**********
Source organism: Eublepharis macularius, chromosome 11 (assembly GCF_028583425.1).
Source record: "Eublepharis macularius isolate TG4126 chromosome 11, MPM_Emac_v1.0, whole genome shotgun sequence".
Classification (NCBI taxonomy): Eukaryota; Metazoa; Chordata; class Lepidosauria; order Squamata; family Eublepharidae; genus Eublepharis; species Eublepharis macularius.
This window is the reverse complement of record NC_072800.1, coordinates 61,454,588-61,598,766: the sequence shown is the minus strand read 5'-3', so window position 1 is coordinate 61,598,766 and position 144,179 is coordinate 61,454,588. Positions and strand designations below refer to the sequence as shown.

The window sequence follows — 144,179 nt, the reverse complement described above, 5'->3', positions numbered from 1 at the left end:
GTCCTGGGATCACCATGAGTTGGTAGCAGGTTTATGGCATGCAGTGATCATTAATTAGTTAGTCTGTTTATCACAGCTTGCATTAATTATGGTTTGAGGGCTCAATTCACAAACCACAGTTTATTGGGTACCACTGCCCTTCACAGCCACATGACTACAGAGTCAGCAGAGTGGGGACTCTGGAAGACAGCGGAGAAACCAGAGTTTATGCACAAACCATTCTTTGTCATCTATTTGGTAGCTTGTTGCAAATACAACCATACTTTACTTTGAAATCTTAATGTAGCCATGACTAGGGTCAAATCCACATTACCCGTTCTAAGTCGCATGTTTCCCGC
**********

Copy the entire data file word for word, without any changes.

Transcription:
Source organism: Eublepharis macularius, chromosome 11 (assembly GCF_028583425.1).
Source record: "Eublepharis macularius isolate TG4126 chromosome 11, MPM_Emac_v1.0, whole genome shotgun sequence".
Classification (NCBI taxonomy): Eukaryota; Metazoa; Chordata; class Lepidosauria; order Squamata; family Eublepharidae; genus Eublepharis; species Eublepharis macularius.
This window is the reverse complement of record NC_072800.1, coordinates 61,454,588-61,598,766: the sequence shown is the minus strand read 5'-3', so window position 1 is coordinate 61,598,766 and position 144,179 is coordinate 61,454,588. Positions and strand designations below refer to the sequence as shown.

The window sequence follows — 144,179 nt, the reverse complement described above, 5'->3', positions numbered from 1 at the left end:
GTCCTGGGATCACCATGAGTTGGTAGCAGGTTTATGGCATGCAGTGATCATTAATTAGTTAGTCTGTTTATCACAGCTTGCATTAATTATGGTTTGAGGGCTCAATTCACAAACCACAGTTTATTGGGTACCACTGCCCTTCACAGCCACATGACTACAGAGTCAGCAGAGTGGGGACTCTGGAAGACAGCGGAGAAACCAGAGTTTATGCACAAACCATTCTTTGTCATCTATTTGGTAGCTTGTTGCAAATACAACCATACTTTACTTTGAAATCTTAATGTAGCCATGACTAGGGTCAAATCCACATTACCCGTTCTAAGTCGCATGTTTCCCGC